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GPU Benchmarks and Hierarchy: Graphics Cards Ranked

(Image credit: Tom's Hardware)

Our GPU benchmarks performance hierarchy ranks all the current and previous generation graphics cards, including all of the best graphics cards, in terms of performance. Whether it's playing games or doing high-end creative work like 4K video editing, your graphics card typically plays the biggest role in determining performance, and even the best gaming CPUs take a second role.

Note that the table below is based solely on the scores from performance-based GPU benchmarks. We have a separate article that lists the best graphics cards, based on all factors, including price, graphics card power consumption, and overall efficiency. If you're shopping around and want to know whether an AMD RX 5600 XT is faster than an Nvidia GTX 1660 Super, and by how much, you've come to the right place.

To help you decide which graphics card you need, we've created this GPU hierarchy consisting of dozens of GPU benchmarks in the table below. Everything is ranked from fastest to slowest, using the results from our test suite consisting of nine games for our GPU benchmarks, running at 'medium' and 'ultra' settings with resolutions of 1080p, 1440p, and 4K. For comparison purposes, the fastest card, based on the combination of all nine GPU benchmarks, three resolutions, and two settings, gets normalized to 100 percent, and all others are graded relative to it.

The arrival of Nvidia's Ampere architecture, along with the GeForce RTX 3090 and GeForce RTX 3080, has pushed everything down a couple of rungs. However, we're not done with the new GPUs yet. Nvidia's GeForce RTX 3070 arrives in late October, and AMD's Big Navi will be revealed on October 28, with cards likely following soon after. (AMD also teased RX 6000 series performance, though didn't explicitly name the GPU in question.) Those will further change the GPU benchmarks landscape.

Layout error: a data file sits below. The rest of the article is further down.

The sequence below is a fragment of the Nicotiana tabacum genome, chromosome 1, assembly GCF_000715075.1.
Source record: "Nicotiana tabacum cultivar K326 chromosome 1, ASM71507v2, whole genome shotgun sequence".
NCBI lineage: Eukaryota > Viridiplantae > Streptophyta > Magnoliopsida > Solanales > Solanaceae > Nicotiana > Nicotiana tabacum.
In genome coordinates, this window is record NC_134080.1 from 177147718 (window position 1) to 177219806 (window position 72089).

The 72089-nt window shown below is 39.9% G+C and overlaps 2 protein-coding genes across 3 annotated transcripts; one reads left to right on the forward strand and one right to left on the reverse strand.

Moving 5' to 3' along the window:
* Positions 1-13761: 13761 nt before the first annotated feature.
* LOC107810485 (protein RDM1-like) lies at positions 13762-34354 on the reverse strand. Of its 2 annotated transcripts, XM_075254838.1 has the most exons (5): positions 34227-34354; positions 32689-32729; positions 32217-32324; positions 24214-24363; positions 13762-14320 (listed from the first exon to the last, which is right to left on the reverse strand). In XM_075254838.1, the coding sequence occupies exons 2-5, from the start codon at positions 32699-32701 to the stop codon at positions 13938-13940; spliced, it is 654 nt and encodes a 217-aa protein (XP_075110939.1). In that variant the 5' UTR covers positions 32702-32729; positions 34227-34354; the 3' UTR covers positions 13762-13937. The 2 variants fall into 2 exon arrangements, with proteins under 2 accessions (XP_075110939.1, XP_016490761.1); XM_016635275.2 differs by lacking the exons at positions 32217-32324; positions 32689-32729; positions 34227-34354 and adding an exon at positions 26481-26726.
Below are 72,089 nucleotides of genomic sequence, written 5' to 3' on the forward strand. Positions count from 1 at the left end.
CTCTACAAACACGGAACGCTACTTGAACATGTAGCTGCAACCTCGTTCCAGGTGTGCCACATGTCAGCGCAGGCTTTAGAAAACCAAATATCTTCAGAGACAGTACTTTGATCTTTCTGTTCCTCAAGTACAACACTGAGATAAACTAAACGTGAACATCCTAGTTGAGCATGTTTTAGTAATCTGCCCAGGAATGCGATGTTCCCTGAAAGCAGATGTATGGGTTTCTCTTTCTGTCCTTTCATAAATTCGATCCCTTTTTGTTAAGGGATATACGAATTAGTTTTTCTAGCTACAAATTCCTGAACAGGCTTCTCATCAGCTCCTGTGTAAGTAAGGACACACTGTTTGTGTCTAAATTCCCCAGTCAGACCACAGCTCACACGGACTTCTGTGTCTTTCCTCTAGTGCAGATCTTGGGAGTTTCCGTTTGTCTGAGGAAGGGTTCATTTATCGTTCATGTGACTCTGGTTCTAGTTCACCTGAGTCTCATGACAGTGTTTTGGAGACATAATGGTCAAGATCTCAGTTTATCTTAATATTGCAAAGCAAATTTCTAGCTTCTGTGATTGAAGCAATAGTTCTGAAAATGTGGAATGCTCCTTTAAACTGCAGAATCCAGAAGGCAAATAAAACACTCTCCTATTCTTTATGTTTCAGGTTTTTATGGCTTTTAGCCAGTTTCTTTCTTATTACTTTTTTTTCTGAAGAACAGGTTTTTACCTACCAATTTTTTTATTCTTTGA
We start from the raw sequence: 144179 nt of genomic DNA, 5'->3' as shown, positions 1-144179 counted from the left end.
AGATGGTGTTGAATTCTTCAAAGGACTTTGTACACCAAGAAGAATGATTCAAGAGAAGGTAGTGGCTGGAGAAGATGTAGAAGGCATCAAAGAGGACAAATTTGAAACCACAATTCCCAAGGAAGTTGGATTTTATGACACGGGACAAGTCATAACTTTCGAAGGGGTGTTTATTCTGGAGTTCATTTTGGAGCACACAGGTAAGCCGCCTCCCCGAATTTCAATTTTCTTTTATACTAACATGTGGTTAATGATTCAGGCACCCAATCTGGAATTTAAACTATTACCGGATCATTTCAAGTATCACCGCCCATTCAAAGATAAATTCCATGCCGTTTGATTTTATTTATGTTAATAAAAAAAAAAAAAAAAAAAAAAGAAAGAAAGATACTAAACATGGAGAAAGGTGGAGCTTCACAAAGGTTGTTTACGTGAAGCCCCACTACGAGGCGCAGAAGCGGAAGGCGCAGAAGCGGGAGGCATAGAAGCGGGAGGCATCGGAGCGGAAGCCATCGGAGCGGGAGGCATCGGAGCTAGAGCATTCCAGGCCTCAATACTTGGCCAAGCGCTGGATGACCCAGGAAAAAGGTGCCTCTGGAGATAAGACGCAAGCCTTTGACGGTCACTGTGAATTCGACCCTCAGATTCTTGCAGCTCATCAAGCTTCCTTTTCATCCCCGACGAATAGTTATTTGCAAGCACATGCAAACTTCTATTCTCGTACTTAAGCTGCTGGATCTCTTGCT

Of course it's not just about playing games. Many applications use the GPU for other work, and we've covered some of the GPU benchmarks in our RTX 3090 review. But a good graphics card for gaming will typically do equally well in complex GPU computational workloads. Buy one of the top cards and you'd be able to play games at high resolutions and frame rates with the effects turned all the way up, and you'll be able to do content creation work equally well. Drop down to the middle and lower portions of the list and you'll need to start dialing down the settings to get acceptable performance in regular game play and GPU benchmarks. And integrated graphics ... well, we tested that as well, and the results aren't pretty. (See the very bottom of the list for those entries.)

ScoreGPUBase/BoostMemoryPowerBuy
Nvidia GeForce RTX 3090100.0%GA1021440/1695 MHz24GB GDDR6X350W
Nvidia GeForce RTX 308093.0%GA1021500/1710 MHz10GB GDDR6X320W
Nvidia Titan RTX79.3%TU1021350/1770 MHz24GB GDDR6280WTitan RTX
Nvidia GeForce RTX 2080 Ti77.5%TU1021350/1635 MHz11GB GDDR6260WNvidia GeForce RTX 2080 Ti
Nvidia Titan V68.7%GV1001200/1455 MHz12GB HBM2250W
Nvidia GeForce RTX 2080 Super66.9%TU1041650/1815 MHz8GB GDDR6250WGeForce RTX 2080 Super
Nvidia GeForce RTX 208062.6%TU1041515/1800 MHz8GB GDDR6225WGeForce RTX 2080
Nvidia Titan Xp61.2%GP1021405/1480 MHz12GB GDDR5X250WGeForce GTX Titan X
Nvidia GeForce RTX 2070 Super59.7%TU1041605/1770 MHz8GB GDDR6215WGeForce RTX 2070 Super
AMD Radeon VII58.9%Vega 201400/1750 MHz16GB HBM2300WRadeon VII
Nvidia GeForce GTX 1080 Ti57.8%GP1021480/1582 MHz11GB GDDR5X250WNvidia GeForce GTX 1080 Ti
AMD Radeon RX 5700 XT56.7%Navi 101605/1905 MHz8GB GDDR6225WAMD Radeon RX 5700 XT
Nvidia GeForce RTX 207053.1%TU1061410/1710 MHz8GB GDDR6185WRTX 2070
AMD Radeon RX 570051.4%Navi 101465/1725 MHz8GB GDDR6185WAMD Radeon RX 5700
Nvidia GeForce RTX 2060 Super50.6%TU1061470/1650 MHz8GB GDDR6175WGeForce RTX 2060 Super
AMD Radeon RX Vega 6448.5%Vega 101274/1546 MHz8GB HBM2295WGigabyte Radeon RX Vega 64
AMD Radeon RX 5600 XT46.6%Navi 10?/1615 MHz6GB GDDR6150WRadeon RX 5600 XT
Nvidia GeForce GTX 108045.3%GP1041607/1733 MHz8GB GDDR5X180WNvidia GeForce GTX 1080
Nvidia GeForce RTX 206044.9%TU1061365/1680 MHz6GB GDDR6160WNvidia GeForce RTX 2060 FE
AMD Radeon RX Vega 5642.8%Vega 101156/1471 MHz8GB HBM2210WRadeon RX Vega 56